Articles

    November meeting offers a primer on the state of the Illinois International Port District

    Clayton Harris III is an enthusiastic cheerleader for the Illinois International Port District (IIPD). As its executive director for the past three years he has made it a priority to make potential customers aware of what the District’s Iroquois Landing and Lake Calumet port facilities, both of which are on Chicago’s Southeast Side and near the Indiana border, have to offer. There are 19 public port districts in the state. Harris was Chicago Farmers’ November 18, 2019, meeting guest speaker.

    “We are the greatest multi-modal facility in North America,” said Harris. “These ports are the logistics hearts and brains of transportation.”

    Harris related that the Iroquois Landing Facility has 190 acres and approximately1,600 acres comprise the Lake Calumet facility. In addition to these sites, the District also includes the Harborside International Golf Center, which was constructed over the old city of Chicago’s dump and filled with refuse.

    “We have connections to road, rail, and water,” said Harris as he displayed a picture of the ports with nearby interstates and rail yards crisscrossing the properties. “The Chicago facilities are within 10 miles of five United States highways, have access to six of the seven North American Class I railroads, and the sites are the only Great Lakes and inland rivers port. We rank number two behind the Duluth/Superior port. The port processes an average of 17.5 million tons of cargo annually.”

    The state’s port system includes 350 private terminals along the Illinois, Kaskaskia, Calumet, Ohio, and Mississippi Rivers, as well as Lake Michigan. Three Illinois ports are among the leading ports in the country.

    Harris noted that international ships come through the Chicago sites via the St. Lawrence Seaway; barge traffic comes via the Mississippi River and the Gulf of Mexico.

    While the Chicago sites see $37 million in agricultural products at their docks, Harris would like to increase that figure for the facilities and be an economic stimulus for the Chicago area. In 2017, the facilities had total revenue of $1,186,968 and his goal is to increase that by six percent while reducing debt, which he has done during his three years of stewardship.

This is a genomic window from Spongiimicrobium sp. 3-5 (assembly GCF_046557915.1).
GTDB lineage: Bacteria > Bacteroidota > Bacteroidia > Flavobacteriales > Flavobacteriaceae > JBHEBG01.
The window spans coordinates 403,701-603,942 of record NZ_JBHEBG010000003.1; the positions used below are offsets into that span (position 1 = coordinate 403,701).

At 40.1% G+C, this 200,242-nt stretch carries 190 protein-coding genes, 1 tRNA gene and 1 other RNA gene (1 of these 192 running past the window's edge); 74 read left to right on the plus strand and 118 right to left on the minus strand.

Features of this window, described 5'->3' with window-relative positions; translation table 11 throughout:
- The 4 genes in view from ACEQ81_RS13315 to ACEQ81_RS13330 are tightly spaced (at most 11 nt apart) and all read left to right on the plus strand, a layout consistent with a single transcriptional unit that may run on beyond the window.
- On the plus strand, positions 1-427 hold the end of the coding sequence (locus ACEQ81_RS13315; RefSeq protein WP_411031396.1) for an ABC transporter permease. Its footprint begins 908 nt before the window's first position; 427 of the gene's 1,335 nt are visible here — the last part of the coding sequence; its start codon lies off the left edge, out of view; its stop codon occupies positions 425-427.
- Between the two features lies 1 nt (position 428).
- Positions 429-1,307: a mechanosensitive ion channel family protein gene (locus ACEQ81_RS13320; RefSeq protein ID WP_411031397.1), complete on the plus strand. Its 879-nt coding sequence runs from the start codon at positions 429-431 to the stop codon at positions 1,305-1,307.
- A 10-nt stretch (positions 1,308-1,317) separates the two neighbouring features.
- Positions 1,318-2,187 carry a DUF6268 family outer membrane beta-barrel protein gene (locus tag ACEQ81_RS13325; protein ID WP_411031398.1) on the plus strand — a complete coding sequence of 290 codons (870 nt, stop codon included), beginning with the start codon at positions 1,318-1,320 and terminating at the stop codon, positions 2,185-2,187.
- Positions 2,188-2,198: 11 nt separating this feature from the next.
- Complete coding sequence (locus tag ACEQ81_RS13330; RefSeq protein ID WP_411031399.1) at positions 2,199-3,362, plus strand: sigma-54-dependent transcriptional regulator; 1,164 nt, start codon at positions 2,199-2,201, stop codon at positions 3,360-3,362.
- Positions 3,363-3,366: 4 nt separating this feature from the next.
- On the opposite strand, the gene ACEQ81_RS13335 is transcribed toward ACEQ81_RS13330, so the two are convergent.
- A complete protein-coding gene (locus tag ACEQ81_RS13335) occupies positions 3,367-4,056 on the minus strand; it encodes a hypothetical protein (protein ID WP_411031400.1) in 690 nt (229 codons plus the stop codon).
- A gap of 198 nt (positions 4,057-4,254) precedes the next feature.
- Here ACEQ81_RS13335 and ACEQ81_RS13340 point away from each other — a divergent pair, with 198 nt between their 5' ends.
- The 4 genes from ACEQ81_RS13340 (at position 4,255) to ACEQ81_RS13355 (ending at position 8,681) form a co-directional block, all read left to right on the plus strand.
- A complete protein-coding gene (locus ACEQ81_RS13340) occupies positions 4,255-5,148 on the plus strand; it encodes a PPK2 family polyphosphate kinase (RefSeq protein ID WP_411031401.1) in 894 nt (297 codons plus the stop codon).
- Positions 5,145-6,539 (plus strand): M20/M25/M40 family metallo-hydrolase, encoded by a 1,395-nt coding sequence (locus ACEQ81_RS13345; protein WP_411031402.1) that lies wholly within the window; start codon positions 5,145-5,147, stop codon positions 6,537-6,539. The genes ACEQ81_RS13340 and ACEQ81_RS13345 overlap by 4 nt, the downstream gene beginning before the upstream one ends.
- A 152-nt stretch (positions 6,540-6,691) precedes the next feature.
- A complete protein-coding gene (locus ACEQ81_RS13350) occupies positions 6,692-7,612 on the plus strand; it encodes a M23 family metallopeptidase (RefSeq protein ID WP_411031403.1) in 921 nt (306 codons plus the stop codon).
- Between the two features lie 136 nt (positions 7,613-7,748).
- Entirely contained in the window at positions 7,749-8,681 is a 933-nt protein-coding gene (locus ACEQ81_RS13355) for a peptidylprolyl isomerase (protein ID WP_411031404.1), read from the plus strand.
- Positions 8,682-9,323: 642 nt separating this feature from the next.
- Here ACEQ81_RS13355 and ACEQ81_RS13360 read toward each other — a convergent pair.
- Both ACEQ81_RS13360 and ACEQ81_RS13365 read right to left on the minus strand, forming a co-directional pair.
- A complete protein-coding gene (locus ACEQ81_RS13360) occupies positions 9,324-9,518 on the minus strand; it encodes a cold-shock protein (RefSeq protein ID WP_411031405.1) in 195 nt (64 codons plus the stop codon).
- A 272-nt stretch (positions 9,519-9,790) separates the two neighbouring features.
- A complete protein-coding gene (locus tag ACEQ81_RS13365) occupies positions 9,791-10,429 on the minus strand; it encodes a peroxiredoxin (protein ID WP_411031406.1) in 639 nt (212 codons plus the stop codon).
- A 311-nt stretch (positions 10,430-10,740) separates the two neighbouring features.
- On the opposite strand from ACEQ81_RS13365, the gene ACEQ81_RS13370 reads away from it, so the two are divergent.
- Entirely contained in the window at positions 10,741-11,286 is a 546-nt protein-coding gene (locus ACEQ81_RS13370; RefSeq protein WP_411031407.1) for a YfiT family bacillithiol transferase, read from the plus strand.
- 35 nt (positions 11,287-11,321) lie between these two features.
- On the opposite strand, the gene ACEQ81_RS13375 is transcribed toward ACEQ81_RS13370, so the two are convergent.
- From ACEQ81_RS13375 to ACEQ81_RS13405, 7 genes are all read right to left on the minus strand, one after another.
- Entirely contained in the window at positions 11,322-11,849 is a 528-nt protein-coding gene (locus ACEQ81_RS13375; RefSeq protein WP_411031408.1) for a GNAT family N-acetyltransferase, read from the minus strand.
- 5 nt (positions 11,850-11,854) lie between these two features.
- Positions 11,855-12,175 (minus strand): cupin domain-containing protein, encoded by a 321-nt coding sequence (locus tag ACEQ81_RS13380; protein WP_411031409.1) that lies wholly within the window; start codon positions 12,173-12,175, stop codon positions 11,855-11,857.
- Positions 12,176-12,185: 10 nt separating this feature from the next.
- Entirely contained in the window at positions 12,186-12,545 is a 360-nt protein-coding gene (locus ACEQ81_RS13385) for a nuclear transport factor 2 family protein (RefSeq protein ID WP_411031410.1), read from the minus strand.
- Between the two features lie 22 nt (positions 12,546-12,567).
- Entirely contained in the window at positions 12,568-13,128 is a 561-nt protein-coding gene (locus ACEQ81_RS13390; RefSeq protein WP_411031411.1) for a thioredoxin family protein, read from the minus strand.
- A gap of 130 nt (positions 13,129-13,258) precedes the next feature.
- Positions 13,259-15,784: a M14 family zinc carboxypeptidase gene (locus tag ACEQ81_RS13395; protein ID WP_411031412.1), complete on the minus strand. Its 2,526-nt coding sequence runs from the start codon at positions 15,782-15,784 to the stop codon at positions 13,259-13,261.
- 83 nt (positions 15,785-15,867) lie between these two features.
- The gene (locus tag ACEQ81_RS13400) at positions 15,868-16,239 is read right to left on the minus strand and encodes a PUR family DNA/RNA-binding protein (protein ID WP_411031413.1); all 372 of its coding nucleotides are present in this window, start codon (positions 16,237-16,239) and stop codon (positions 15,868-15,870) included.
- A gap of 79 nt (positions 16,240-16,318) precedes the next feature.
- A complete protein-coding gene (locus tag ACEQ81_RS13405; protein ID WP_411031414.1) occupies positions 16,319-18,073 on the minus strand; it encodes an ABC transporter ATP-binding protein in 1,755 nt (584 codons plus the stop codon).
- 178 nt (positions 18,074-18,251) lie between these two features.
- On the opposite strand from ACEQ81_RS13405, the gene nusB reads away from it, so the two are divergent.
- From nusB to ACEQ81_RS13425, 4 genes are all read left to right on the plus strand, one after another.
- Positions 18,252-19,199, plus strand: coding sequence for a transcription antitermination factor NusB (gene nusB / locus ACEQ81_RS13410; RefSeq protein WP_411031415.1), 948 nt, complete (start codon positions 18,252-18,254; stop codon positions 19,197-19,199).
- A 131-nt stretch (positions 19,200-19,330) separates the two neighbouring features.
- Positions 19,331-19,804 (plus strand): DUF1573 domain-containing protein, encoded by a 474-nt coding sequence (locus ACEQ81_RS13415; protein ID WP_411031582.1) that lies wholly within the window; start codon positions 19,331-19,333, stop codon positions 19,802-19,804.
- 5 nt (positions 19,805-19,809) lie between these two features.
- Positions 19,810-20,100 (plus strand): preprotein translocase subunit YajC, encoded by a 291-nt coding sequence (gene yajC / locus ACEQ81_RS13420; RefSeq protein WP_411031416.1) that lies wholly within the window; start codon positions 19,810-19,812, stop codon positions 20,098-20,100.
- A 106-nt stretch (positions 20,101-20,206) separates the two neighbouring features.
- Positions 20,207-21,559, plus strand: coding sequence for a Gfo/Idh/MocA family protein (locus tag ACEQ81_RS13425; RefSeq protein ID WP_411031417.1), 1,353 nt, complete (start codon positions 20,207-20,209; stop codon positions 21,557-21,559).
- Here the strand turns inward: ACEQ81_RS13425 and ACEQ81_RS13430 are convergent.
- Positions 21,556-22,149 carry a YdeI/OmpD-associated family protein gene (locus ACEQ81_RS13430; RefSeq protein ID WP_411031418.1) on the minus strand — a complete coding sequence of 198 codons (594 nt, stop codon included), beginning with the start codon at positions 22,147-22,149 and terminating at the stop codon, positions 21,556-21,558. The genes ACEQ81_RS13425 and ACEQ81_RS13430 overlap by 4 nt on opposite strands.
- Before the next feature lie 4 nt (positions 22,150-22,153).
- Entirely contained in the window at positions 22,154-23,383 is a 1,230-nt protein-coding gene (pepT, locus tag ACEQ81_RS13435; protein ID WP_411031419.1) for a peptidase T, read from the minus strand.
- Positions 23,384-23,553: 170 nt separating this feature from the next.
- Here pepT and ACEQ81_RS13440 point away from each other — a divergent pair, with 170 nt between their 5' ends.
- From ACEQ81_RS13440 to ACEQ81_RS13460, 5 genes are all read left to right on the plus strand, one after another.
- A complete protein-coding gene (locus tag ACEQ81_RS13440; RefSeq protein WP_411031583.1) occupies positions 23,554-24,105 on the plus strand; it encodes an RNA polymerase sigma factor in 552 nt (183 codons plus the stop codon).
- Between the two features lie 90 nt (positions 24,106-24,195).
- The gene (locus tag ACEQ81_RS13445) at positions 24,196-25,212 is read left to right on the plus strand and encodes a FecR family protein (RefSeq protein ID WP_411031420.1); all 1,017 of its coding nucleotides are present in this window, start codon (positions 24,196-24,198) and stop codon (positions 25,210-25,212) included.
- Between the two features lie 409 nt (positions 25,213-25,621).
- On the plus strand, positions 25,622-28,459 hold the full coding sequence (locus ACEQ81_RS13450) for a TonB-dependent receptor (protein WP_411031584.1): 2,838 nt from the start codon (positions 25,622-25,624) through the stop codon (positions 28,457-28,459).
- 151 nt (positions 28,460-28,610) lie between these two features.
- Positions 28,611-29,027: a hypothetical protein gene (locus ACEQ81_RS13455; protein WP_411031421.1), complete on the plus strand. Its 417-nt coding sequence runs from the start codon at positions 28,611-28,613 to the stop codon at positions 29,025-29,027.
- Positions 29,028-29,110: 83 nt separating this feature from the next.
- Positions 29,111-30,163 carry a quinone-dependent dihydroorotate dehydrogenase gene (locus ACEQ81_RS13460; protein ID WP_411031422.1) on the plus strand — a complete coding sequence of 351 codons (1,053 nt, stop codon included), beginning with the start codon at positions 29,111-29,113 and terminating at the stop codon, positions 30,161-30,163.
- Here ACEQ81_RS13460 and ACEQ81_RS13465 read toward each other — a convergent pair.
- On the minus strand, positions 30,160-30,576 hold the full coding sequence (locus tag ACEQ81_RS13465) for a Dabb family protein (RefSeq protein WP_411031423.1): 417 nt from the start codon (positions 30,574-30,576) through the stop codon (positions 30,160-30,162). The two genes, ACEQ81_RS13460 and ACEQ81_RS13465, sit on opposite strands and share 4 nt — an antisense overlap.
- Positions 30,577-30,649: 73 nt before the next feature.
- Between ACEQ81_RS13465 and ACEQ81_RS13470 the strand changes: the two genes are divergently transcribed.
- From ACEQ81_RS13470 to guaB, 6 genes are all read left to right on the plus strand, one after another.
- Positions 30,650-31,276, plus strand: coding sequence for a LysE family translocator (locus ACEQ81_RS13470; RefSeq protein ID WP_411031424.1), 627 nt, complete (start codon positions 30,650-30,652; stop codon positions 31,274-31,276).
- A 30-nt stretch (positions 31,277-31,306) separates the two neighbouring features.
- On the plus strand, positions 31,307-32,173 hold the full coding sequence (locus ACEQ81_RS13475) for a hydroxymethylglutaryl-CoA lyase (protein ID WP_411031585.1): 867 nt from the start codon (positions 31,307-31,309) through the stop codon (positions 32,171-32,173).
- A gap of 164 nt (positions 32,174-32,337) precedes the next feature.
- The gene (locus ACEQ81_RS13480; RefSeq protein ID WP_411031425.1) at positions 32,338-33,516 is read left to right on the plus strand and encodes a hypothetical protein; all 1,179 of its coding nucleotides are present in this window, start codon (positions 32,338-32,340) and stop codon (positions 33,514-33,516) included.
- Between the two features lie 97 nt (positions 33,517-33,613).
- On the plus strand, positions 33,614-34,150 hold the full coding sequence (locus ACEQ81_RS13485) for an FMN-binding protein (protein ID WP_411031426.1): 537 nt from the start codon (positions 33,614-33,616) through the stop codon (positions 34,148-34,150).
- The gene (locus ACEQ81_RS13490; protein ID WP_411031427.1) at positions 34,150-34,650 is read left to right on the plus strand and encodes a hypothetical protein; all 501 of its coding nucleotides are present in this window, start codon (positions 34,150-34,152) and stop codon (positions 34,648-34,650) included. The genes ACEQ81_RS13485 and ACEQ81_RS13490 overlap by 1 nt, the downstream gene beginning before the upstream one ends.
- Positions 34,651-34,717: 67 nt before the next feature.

Harris said that making the facilities more attractive is a key factor in drawing more traffic. He said the state’s capital budget allocated $150 million for the state’s 19 ports and the Illinois International Port District hopes to receive $50 million from that.

    The Calumet site has the largest grain elevators east of the Mississippi River, but none of them store any grain. “A decision has to be made to either raze the structures at a cost of $14 million or revamp them for $25 million, although we do have two grain bins to store soy,” said Harris. Additionally, a “ghost ship” that has been moored alongside the grain elevators for 20 years will soon be moved showing ongoing progress and change.

    Harris said the IIPD is now involved in a $1 million master planning process that will give it action plans to make the sites more attractive and more cost effective. He added that the District just received $17.5 million that will fund its first capital improvement project since 1981 and include the repaving of Butler Drive, the main roadway through the port district at Lake Calumet, and the raising of rail lines.

    “Our master plan will outline what we should, could, and will be doing,” said Harris. “For example, we plan to add a refrigerated shed to the Lake Calumet site so that we can store fresh food products. I want to engage people in agriculture and learn what we can do for you. I want you to incorporate the state’s 19 ports in your thought process.”